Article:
- Robots Rising provides investors exposure to the growing robotics field
- The fund’s assets include stocks from health care, tech, and industrial companies
- Analysts predict that the robotics field will grow considerably in coming years
Saddle up, partner, because the robotic hosts from Westworld are closer to becoming a reality than you think.
Spending on robotics is expected to double to about $230 billion over the next five years, according to industry analysts.
While that may usher in a new era of automatic house cleaning technology and self-driving cars, it also points to a potentially explosive industry for investors. You can get in on the action with Robots Rising, an exchange-traded fund (ETF) on Stash.
What’s in the fund?
Robots Rising is what Stash calls the ROBO Global Robotics & Automation Index ETF (ticker: ROBO). The fund provides investors exposure to the burgeoning robotics industry with a broad approach to several industries, and tracks the Robo Global Robotics & Automation Index.
Companies in the fund produce technology, products, parts, and services for the robotics and automation-related industries. Robots Rising is the first benchmark index to target this industry, and has a very broad reach, spanning healthcare, consumer products, aerospace, and energy applications.
The fund includes stocks from 93 companies, spanning 15 countries. Among them are companies working on innovative cancer treatments, medical instruments, and new types of drones and combat robots.
Some of the bigger names in the fund are iRobot, the manufacturer of the Roomba, and leading defense contractor Northrop Grumman. Also included are tech companies like NVIDIA, Siemens, and Toshiba.
The majority of the fund’s holdings (58.8%) is in the industrials sector, and 29.8% is in technology. Geographically, the fund’s assets are concentrated in the U.S. (43.8%), Japan (26.26%), and Germany (8.44%).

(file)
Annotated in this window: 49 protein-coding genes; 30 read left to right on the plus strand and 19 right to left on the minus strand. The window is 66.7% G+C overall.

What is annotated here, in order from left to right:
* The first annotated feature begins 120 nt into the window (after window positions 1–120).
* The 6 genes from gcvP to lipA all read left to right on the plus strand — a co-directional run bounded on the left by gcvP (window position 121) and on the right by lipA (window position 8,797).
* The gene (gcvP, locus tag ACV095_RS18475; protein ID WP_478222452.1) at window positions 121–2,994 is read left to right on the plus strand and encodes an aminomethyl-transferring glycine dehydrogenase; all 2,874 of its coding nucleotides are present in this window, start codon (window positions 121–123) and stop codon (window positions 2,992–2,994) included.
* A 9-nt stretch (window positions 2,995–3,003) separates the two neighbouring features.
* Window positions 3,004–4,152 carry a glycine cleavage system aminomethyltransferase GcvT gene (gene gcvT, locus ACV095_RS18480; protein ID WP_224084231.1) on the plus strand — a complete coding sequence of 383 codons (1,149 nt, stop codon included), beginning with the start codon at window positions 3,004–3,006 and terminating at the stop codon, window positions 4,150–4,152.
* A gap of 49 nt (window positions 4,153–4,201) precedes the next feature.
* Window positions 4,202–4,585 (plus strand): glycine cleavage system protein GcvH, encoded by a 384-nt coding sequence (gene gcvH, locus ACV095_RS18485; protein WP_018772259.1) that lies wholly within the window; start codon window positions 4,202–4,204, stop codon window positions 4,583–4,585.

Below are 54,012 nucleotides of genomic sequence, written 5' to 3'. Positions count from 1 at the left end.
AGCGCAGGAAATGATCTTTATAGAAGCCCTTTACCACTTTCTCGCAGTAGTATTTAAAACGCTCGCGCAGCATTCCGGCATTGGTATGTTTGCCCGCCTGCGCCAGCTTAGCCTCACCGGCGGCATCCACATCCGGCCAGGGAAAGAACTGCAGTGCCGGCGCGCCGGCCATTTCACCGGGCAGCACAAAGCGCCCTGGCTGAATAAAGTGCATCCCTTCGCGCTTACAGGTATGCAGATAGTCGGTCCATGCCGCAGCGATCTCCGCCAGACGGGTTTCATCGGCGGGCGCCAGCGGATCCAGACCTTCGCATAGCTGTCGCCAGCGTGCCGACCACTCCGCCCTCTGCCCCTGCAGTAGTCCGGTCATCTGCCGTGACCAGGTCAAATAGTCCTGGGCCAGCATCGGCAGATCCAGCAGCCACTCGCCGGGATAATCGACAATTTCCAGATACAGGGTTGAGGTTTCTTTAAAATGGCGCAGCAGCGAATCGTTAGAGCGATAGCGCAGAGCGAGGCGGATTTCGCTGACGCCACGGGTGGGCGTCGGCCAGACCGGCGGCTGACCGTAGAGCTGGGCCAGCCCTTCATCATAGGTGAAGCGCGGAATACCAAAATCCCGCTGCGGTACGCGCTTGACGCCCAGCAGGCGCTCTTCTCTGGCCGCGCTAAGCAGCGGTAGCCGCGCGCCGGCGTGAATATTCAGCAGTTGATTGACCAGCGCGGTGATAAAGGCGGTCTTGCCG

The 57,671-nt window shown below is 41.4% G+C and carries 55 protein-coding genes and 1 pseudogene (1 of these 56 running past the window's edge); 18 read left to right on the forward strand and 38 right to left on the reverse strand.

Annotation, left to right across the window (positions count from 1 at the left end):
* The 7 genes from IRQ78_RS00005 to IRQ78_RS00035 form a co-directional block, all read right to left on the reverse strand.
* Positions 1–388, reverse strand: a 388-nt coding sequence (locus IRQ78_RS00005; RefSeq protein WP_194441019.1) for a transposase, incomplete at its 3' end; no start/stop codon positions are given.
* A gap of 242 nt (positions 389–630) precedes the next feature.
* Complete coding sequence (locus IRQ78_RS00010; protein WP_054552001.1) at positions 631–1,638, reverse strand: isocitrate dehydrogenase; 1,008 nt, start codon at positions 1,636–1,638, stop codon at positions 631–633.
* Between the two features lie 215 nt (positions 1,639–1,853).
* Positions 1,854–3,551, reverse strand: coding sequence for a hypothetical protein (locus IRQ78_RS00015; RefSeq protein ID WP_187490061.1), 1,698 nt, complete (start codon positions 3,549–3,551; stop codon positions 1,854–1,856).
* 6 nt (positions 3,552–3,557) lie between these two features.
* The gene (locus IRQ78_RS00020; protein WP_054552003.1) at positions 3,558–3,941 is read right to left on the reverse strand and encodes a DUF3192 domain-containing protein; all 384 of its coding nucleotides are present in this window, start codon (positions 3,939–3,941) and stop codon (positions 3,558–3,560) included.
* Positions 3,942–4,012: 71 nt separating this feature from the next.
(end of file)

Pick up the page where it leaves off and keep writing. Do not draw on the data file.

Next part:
The fund is managed by Exchange Traded Concepts and launched in 2013.
As technology related to robotics, automation, and artificial intelligence has become more accessible in recent years, many of the companies producing that technology have grown accordingly.
The fund’s annual return is down -2.4% year-to-date, according to Morningstar. The past two years, however, have delivered high returns–31.77% in 2017 and 41.49% in 2016.
There are other funds that focus on robotics. A similar fund, the Global X Robotics & Artificial Intelligence ETF (ticker: BOTZ) tracks the Indxx Global Robotics & Artificial Intelligence Thematic Index.
BOTZ launched in September 2016. Because of that, we can’t get a good idea of how closely its performance has tracked that of Robots Rising.
Year-to-date, as of May 2018, Botz has had a -2.53%% return, according to Morningstar. And in 2017, its return was an electric 58.01%–beating Robots Rising’s 31.77%
Risks and considerations
While the robotics industry may have enormous potential, there are numerous things that could hamper its growth in coming years. The government could tamp down with new regulations, for example, in an effort to preserve jobs for people, or to increase safety for those working closely with robotic equipment.
Many of the companies contained in the fund are also not based in the U.S., meaning that foreign governments could also pass laws or regulations that affect the industry.
There’s also the threat of social pushback. Robotics and automation, particularly in industry and manufacturing, could replace human workers. Waves of layoffs could lead to serious economic and social unrest.
Robots Rising focuses on a niche of businesses, so it may not be good for investors seeking diversification. Most of the fund’s holdings are concentrated in tech stocks.
Finally, the fund has an expense ratio of 0.68%, which is somewhat higher than the industry average of 0.23%, according to industry data.
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